It’s possible that this focus on comparative strengths could mean companies in the same industry create uniform sustainability standards and policies. Similar to the emphasis on measurement, this is about making a difference, and letting people know about how you’re doing it in ways that align to the core of a corporate mission.
Many of the people I’ve met in sustainability have engineering experience. They know you can’t easily change what you can’t measure.
There are risk and reward reasons for that. I’ve mentioned the reward: Enterprises see this commitment as a brand-building, loyalty-winning strategy, which just so happens to be the right thing to do. Again, few grumbled about regulatory pressures. The risk they see is more around damaging their brands by doing nothing, or by getting called out for not living up to their pledges.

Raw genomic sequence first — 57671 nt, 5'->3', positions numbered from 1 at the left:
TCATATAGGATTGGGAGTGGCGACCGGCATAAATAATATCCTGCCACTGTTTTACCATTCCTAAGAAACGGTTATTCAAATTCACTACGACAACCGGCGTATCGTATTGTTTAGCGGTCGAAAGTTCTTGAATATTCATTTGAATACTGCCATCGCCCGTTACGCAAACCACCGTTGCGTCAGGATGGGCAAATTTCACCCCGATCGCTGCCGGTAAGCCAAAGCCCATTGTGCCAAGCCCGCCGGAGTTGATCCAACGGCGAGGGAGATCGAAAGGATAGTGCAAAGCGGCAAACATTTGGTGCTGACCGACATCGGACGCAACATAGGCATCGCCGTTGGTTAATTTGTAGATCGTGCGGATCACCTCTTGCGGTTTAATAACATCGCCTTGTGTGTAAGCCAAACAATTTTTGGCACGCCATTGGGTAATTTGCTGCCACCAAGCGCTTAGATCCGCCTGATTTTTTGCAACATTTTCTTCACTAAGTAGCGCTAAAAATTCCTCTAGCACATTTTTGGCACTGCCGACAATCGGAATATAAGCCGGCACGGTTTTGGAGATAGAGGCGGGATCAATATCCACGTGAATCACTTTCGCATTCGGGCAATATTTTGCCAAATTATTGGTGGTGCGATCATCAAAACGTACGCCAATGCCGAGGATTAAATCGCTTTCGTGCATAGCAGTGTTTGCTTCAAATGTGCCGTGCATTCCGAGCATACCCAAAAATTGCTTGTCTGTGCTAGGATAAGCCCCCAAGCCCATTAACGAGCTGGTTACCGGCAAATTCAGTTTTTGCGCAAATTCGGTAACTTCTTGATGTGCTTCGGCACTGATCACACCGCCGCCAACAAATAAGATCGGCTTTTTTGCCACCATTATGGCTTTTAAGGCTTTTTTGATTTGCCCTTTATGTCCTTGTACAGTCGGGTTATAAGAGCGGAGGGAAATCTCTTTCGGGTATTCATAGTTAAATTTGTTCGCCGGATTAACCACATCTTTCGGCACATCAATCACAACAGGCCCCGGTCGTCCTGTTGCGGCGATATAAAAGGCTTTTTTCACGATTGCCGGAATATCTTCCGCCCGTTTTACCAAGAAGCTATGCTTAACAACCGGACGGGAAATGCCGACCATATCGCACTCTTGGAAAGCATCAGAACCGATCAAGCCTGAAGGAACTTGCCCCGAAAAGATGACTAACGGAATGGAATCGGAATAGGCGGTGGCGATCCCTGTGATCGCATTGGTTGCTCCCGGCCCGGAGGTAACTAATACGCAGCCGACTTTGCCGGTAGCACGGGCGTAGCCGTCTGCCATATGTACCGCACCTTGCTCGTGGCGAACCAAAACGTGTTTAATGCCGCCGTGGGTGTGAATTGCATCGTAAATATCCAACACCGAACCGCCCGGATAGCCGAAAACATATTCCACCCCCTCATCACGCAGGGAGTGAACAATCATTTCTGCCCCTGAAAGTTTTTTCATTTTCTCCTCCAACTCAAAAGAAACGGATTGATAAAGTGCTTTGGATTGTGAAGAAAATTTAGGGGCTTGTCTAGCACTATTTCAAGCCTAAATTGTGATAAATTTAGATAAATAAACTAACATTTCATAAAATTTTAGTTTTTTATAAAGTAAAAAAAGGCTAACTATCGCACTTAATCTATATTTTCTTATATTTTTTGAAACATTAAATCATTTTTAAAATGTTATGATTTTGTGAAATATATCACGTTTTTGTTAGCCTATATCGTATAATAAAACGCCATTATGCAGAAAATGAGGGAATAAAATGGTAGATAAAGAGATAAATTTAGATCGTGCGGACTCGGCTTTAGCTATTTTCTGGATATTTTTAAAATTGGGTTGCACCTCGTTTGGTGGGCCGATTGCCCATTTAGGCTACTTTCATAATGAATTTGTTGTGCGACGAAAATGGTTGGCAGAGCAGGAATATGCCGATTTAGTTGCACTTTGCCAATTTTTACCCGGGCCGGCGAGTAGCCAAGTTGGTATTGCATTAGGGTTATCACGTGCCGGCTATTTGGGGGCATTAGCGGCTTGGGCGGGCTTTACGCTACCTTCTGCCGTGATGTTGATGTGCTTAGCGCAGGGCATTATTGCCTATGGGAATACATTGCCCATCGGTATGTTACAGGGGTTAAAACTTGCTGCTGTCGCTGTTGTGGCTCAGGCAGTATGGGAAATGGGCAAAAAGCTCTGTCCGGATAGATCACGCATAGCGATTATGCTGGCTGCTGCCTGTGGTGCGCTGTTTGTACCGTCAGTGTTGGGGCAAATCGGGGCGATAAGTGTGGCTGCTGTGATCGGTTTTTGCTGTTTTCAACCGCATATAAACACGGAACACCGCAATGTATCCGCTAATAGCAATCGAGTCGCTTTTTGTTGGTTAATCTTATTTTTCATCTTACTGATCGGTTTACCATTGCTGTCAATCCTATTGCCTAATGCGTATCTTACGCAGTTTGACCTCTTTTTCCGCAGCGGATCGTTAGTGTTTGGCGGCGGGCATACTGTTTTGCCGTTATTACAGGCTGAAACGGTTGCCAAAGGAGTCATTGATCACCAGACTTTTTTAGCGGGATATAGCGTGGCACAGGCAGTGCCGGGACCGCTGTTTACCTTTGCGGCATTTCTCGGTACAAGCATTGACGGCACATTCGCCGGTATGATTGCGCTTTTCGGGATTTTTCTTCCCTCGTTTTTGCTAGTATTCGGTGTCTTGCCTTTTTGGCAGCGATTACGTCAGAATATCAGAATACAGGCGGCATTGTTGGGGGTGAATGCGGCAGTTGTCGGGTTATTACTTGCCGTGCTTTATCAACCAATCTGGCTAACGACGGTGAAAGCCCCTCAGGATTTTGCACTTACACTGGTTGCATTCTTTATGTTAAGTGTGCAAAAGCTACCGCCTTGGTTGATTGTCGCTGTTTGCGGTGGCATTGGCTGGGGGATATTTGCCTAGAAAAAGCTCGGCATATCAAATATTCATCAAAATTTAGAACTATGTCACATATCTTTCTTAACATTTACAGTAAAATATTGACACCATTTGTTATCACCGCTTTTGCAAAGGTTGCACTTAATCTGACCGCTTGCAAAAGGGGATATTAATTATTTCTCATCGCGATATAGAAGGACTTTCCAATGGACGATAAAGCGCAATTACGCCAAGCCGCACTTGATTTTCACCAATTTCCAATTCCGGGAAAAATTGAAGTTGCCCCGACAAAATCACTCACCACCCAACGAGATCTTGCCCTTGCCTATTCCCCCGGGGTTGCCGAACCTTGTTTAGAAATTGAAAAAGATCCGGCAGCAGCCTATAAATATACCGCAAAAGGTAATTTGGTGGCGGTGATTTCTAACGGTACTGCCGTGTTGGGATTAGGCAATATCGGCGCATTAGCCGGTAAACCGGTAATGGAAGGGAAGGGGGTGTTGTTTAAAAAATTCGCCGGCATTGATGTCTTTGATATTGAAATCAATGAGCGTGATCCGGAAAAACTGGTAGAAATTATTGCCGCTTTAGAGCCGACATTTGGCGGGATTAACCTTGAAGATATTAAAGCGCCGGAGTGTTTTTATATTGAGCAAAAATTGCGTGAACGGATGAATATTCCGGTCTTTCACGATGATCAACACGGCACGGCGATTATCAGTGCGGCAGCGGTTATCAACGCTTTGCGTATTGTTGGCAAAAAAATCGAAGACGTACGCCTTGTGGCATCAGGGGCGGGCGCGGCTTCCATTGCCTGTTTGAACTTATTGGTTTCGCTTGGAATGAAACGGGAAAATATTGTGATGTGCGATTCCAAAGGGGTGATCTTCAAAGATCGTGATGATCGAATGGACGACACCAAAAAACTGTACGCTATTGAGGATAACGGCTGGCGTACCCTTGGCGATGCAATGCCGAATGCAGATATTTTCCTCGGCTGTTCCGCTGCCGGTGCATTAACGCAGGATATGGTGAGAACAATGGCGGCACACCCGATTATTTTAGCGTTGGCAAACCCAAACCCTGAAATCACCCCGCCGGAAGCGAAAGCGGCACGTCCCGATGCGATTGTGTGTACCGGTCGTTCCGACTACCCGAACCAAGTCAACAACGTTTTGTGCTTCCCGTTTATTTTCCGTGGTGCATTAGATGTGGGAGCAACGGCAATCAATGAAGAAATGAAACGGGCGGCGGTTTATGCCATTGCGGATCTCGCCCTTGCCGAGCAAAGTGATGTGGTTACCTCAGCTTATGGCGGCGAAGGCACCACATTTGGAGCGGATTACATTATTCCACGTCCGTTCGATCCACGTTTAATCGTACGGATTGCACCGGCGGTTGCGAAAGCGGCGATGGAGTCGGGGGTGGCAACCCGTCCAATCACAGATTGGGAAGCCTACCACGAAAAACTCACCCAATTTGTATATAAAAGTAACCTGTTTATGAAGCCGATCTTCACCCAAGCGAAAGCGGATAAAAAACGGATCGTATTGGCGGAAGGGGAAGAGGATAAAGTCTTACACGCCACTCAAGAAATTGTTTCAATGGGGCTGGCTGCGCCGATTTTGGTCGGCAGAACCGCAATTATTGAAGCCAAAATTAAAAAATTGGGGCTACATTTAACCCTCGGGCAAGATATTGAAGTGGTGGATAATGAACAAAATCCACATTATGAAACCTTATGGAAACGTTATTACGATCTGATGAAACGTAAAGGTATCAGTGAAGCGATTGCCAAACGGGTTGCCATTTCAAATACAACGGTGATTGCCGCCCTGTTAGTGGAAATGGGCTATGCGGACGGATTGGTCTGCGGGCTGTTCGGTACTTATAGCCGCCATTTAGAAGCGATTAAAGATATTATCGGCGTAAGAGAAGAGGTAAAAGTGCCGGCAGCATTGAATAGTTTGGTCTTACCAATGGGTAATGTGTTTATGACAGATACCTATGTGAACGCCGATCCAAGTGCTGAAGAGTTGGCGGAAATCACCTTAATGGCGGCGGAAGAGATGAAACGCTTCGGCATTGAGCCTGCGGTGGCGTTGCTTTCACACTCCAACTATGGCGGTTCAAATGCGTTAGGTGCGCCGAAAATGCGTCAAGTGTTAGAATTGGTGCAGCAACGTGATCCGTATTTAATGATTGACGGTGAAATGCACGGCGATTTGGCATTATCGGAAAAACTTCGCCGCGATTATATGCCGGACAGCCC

One hundred conversations about sustainability may sound like a lot, but it’s a small fraction of the efforts from many Googlers working with organizations throughout the globe. Across Google Cloud, we saw users leveraging cloud technology in innovative ways to make progress and executives sharpening their focus. There is awareness of the challenge. There is a sense that it touches everyone. People want to be involved, and they will be loyal to sustainability leaders. They want to be accurate in their measurement and maximize impact. They are looking for ways their industry can make a difference.
I left 2021 more motivated than ever about the opportunity, and I can’t wait for the next hundred conversations!
Read why 2021 was an electrifying year for 24/7 carbon-free energy, or learn how to reduce your cloud carbon footprint with our best practices guide for building Google Cloud applications.
The fashion industry is one of the largest contributors to the global climate and ecological crisis, and much of the environmental impact occurs at the raw materials stage of the supply chain. Google built the Global Fibre Impact Explorer in partnership with Stella McCartney and WWF to help brands understand the environmental risk and impact of their fiber sourcing, enabling them to make more sustainable decisions.